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What Languages Should You Learn in the New Web/Mobile World of 2014?

I've noted before how data-driven developers in general and SQL gurus in particular are pretty well set in terms of salary and job security. So I was curious how database skills fared in responses to a recent Slashdot.org question: "It's 2014--Which New Technologies Should I Learn?"

An anonymous reader's "Ask Slashdot" posting on Wednesday read thusly:

"I've been a software engineer for about 15 years, most of which I spent working on embedded systems (small custom systems running Linux), developing in C. However, Web and mobile technologies seem to be taking over the world, and while I acknowledge that C isn't going away anytime soon, many job offers (at least those that seem interesting and in small companies) are asking for knowledge on these new technologies (Web/mobile). Plus, I'm interested in them anyway. Unfortunately, there are so many of those new technologies that it's difficult to figure out what would be the best use of my time. Which ones would you recommend? What would be the smallest set of 'new technologies' one should know to be employable in Web/mobile these days?"

I was so curious I combed through more than 370 comments to total up and compare the "technologies." Obviously, that's a broad term and could (and apparently did) mean just about anything, so I just focused on programming languages (as opposed to, say, "Learn to lie and [BS] with a straight face"). And I wasn't alone in wondering what constituted a "new technology."

Of course, this being Slashdot, the readers branched off on all kinds of bizarre tangents. It's amazing how these people can take the most insignificant, meaningless aspect of such a question and absolutely beat it to death. It's often pretty darn funny, though.

Anyway, a lot of Slashdot readers know their stuff, so I was interested in what they had to say, regardless of the wide range of possible interpretations of the question. My sampling is in no way scientific, or a real survey or even reliant upon any kind of reproducible methodology. I simply tried to total up the language suggestions I found in each of the comments. I didn't subtract votes when a suggestion was hammered by other readers with the inevitable vicious insults and snarkiness (some things will never change).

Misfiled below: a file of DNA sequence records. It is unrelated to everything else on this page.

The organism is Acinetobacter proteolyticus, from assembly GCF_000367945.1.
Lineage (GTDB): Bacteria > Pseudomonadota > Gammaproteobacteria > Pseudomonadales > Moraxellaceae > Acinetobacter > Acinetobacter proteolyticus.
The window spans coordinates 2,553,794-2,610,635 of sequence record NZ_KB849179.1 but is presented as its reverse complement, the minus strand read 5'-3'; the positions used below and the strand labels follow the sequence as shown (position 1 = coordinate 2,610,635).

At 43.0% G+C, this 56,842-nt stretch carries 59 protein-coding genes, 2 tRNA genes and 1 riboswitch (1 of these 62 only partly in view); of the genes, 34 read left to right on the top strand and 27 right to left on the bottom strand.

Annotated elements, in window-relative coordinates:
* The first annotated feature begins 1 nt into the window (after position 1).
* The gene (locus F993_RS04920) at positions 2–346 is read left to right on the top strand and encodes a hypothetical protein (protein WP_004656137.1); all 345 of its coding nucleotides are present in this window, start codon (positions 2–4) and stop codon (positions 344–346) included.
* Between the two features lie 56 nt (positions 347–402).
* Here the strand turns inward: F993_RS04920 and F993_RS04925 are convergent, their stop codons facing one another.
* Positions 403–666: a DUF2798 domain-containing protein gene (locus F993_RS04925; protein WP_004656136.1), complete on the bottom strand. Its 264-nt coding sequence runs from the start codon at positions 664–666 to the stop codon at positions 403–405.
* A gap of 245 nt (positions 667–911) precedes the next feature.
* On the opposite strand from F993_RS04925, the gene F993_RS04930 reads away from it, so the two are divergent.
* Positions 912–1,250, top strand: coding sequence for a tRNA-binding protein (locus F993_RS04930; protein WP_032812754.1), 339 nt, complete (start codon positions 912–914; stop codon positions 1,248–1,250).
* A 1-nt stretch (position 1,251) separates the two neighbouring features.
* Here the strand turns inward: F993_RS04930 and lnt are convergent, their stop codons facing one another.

I guess the results were fairly predictable, but I was kind of disappointed in how database technologies in general ranked.

What was completely clear is that the overwhelming favorite is ... you guessed it: JavaScript. A rough grouping (not counting a lot of people who said just stick with C) looks something like this:

  • First: JavaScript
  • Second: Java
  • Third: PHP, HTML(5)
  • Fourth: Objective-C, Python
  • Fifth: Ruby, SQL, C++, C#
  • Sixth: HTTP, ASP.NET, CSS

Several dozen more languages were suggested in smaller numbers.

Being the resident Data Driver bloggist at Visual Studio Magazine, I was disappointed to see SQL so far down the list. Even totaling up all the other database-related languages, such as MySQL, SQLite, MongoDB and so on, wouldn't result in that impressive of a number (I stopped counting these when I realized none would total more than a few votes).

A couple of comments might shed some light on the prevailing attitudes out there. One commenter wrote: "RDBMSes are going to die, so learn how to interact with one of the major NoSQL databases. Most bleeding-edge: Titan and Neo4J, both graph databases."

Another wrote: "Some SQL is very useful but you don't need to be an expert--any serious Web development team will have a database expert who will do the DB stuff, you just need enough to code up test setups, prototypes and to talk to the DB guy."

I don't know exactly why "the DB guy" is separate from the rest of the Web dev team, or why the original poster couldn't be "the DB guy," but whatever.

The question was limited to the Web/mobile arena, remember, so it's not totally disheartening. I mean, there is this little thing called Big Data happening, and vendors are jumping all over themselves trying to come out with applications and packages and such to let the SQL guys and other "DB guys" join in the fun along with the Hadoop specialists and data scientists. But I guess nobody will be doing any Big Data stuff over the Web or with a mobile device.

And SQL didn't fare too badly in more broad examinations of this topic, earning a spot in "Top 10 Programming Languages to Know in 2014" and "10 Programming Languages You Should Learn in 2014." Also, of course, Transact-SQL was named "programming language of the year" for 2013 by TIOBE Software.

What do you think? What would be your top suggestions for staying current in this new world? Comment here or drop me a line.

Posted by David Ramel on 01/24/2014 at 8:16 PM


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